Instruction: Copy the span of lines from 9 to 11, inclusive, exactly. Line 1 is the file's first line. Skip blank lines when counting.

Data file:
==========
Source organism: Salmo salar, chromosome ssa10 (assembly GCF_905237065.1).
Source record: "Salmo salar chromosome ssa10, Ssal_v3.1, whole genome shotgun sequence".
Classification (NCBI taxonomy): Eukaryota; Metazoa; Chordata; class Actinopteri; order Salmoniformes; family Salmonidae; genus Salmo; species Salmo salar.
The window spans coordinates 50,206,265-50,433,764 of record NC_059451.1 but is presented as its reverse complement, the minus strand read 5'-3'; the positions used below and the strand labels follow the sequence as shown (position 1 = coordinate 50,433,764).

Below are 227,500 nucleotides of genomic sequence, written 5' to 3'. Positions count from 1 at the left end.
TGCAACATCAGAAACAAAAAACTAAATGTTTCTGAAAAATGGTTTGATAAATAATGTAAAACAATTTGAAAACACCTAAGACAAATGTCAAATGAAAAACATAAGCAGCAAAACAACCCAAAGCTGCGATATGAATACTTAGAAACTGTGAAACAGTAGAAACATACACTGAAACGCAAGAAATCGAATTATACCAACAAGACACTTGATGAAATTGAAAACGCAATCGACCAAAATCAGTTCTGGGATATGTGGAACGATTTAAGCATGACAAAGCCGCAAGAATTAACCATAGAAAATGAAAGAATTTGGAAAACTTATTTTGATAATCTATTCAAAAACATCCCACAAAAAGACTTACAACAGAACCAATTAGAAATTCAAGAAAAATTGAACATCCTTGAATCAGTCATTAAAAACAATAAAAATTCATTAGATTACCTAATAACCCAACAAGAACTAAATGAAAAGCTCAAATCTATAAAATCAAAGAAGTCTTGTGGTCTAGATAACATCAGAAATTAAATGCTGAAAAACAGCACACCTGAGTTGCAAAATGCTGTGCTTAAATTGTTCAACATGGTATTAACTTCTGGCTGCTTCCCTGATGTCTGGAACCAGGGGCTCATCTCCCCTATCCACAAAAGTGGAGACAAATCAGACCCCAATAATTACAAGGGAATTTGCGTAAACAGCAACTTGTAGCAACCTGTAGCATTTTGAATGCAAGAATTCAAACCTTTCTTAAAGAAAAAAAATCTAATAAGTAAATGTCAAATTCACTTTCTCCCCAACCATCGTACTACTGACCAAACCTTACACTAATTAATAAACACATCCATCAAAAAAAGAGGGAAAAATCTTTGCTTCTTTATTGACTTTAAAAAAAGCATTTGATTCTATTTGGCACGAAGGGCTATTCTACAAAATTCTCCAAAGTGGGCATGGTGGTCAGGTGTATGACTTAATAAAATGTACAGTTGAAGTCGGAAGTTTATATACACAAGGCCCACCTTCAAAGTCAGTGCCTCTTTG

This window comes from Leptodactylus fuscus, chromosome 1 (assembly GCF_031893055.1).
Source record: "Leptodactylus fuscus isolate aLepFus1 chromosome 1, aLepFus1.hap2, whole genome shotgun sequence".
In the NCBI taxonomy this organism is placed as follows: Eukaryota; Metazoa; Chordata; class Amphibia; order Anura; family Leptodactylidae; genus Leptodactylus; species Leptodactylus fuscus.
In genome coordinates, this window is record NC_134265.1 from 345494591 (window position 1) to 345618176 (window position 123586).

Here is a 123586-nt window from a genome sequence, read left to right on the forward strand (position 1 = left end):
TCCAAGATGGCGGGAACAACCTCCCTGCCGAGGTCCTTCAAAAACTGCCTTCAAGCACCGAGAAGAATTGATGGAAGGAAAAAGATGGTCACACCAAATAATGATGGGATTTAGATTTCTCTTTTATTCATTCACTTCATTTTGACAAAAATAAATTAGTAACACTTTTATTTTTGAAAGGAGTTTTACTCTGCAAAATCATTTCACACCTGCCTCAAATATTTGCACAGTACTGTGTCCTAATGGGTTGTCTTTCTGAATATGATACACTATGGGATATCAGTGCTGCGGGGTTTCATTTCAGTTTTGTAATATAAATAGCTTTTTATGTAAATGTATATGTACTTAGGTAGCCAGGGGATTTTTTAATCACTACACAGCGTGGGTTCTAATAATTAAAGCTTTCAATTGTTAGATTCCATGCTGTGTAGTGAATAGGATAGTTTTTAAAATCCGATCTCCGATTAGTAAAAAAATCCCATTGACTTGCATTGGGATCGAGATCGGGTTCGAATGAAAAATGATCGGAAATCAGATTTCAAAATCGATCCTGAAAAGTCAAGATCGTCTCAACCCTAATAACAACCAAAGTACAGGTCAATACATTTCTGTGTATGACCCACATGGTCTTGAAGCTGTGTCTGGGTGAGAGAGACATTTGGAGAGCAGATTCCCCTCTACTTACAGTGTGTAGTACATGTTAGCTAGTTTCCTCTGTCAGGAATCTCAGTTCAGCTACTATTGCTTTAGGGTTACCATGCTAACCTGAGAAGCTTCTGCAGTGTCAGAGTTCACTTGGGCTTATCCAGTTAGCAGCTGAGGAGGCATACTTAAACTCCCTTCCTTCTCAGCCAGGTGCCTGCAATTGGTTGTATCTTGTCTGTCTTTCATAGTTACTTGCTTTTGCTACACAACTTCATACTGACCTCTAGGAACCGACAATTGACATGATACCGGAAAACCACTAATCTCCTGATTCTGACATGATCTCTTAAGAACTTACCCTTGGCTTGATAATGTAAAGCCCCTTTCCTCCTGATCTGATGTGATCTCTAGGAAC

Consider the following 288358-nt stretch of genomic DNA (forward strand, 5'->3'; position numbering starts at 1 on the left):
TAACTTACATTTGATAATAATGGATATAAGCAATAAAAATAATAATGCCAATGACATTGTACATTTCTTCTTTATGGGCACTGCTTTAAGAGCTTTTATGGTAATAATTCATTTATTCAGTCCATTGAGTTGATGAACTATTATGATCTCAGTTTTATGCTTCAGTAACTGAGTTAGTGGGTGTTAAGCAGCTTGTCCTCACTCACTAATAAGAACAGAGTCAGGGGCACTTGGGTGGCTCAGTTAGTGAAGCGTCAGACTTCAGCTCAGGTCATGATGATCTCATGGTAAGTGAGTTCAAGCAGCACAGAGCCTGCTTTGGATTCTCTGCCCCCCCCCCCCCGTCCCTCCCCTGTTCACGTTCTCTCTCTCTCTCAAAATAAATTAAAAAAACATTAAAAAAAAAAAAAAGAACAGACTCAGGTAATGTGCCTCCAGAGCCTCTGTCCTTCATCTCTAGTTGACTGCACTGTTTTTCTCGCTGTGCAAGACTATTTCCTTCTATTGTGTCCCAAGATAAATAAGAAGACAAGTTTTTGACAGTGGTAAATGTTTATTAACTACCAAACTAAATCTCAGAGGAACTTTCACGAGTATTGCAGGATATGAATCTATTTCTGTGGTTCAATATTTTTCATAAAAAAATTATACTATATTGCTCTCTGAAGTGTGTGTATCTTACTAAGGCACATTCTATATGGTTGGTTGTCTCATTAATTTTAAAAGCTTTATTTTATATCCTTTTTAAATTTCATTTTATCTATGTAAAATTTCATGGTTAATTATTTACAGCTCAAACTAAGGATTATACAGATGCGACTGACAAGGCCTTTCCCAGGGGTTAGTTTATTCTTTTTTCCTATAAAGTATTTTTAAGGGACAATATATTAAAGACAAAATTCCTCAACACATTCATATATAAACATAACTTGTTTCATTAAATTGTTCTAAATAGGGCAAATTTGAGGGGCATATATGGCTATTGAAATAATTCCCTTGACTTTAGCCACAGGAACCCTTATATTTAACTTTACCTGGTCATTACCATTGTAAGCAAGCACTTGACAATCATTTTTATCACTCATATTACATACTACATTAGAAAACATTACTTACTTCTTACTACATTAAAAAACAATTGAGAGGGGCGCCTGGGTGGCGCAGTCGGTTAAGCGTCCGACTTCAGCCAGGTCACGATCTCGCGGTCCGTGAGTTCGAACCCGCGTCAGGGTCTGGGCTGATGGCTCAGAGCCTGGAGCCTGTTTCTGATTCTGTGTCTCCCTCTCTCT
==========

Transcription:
In the NCBI taxonomy this organism is placed as follows: Eukaryota; Metazoa; Chordata; class Amphibia; order Anura; family Leptodactylidae; genus Leptodactylus; species Leptodactylus fuscus.
In genome coordinates, this window is record NC_134265.1 from 345494591 (window position 1) to 345618176 (window position 123586).

Here is a 123586-nt window from a genome sequence, read left to right on the forward strand (position 1 = left end):